The helpdesk has set up over fifteen different student and faculty learning communities for academic and non-academic programs where students can utilize the LMS as a forum for information and resources related to their specific interests and research areas. Some of these learning communities last throughout a students’ entire academic program, and allow students to remain connected even when a semester has ended. The hope is that students will begin to view the LMS as a place to collaborate, rather than just a place to take online classes.

Supporting Faculty – A Centralized, Dedicated Helpdesk
The same centralized helpdesk that is available for students is also available for faculty to contact for help with the LMS and its ancillary tools/plug-ins. Services for faculty include technical support, account creation, “how do I” questions, multi-media creation, test bank requests, etc. Faculty can also get help over the phone, via remote desktop support, or via e-mail. Online FAQ materials were also developed for faculty, and serve to supplement the face-to-face  and remote desktop training offered in both group and individual sessions.

Supporting Faculty – Faculty Training and  Development Services
Besides extensive “how-to” training offered online and in group settings, faculty have access to development services in the areas of teaching and learning through an initiative started in 2009. These services include faculty round table discussions, faculty learning communities (online and hybrid models), instructional mentoring, and event/conference offerings. The idea is to provide faculty with a trusted place to discuss the very private issues of improving teaching methods, thus all services are offered on a voluntary basis. Two faculty fellows were selected to lead the initiative, and work closely with the help desk to find out what kinds of issues faculty and students are running in to.

Continually Improving Support – Getting Faculty and Student Feedback

“eLearn”. (Credit: Wolfgang Greller, 2006).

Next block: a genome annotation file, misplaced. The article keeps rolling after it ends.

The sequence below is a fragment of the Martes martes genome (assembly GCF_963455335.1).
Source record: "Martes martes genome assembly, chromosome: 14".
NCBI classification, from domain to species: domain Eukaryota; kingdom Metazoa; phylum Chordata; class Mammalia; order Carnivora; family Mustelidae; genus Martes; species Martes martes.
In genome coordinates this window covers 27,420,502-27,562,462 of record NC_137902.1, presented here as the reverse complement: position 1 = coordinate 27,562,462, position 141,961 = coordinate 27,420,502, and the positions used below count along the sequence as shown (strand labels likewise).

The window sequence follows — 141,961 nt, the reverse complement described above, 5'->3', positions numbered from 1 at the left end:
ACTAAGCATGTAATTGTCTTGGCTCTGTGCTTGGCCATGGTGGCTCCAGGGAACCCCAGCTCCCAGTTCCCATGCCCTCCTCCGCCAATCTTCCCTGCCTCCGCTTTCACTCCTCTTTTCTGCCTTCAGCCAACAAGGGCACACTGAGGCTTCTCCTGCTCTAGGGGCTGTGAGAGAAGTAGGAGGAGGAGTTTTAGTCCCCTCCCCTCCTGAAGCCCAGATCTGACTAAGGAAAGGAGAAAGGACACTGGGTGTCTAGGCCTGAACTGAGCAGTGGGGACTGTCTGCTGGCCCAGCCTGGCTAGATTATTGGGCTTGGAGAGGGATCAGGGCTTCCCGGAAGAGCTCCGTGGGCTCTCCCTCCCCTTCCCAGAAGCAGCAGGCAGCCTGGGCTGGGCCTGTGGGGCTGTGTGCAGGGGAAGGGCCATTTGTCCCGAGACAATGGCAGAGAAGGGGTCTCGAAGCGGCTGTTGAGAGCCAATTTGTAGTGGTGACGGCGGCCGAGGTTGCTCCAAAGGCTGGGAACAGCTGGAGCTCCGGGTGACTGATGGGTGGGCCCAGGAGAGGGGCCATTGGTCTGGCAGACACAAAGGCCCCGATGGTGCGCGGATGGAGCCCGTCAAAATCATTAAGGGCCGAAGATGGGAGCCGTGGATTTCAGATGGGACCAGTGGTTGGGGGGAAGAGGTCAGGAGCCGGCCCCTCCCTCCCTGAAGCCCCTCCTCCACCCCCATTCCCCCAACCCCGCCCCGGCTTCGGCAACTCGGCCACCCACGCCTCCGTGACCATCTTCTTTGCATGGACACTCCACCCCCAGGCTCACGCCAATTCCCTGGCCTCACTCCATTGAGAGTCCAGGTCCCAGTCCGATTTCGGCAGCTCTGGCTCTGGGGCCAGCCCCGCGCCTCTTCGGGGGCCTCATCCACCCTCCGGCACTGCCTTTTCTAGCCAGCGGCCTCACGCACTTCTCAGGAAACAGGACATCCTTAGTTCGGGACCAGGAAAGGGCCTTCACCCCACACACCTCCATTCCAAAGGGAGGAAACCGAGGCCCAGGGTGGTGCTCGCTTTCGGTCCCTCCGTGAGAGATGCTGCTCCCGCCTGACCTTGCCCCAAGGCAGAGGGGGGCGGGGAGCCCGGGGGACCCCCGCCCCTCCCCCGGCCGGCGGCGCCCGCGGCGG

The support services provided for faculty and students have evolved with the increase in the number of faculty and students using online instructional tools not only for online courses, but for hybrid and face-to-face component courses as well. Since 2006, the university has seen an increase in fully online courses from 102 per semester to 570 per semester, and for hybrid/component courses, an increase from 162 per semester to 828 per semester. Staffing for the services has grown from one full-time equivalent (FTE) position and a graduate assistant, to five FTE positions, two graduate assistants, and four part-time student technicians. Funding for the growth in staffing was provided through distance education fees generated during the exponential growth in enrollment. The Center for Instructional Innovation has been strategic about infusing a climate of customer service and respect for the user, whether they are a faculty member or a student. In order to continually meet the needs of our users, feedback is solicited from both faculty and students each year via an online satisfaction survey. While it is very encouraging to see that the results are consistently in the 98-99 percentile in terms of satisfaction, the open-ended questions about suggestions for improvement and ideas for innovative new tools are perhaps the most beneficial. Giving users the chance to provide input into where the university heads with regard to instructional technology only enhances an overall sense of inclusion and community.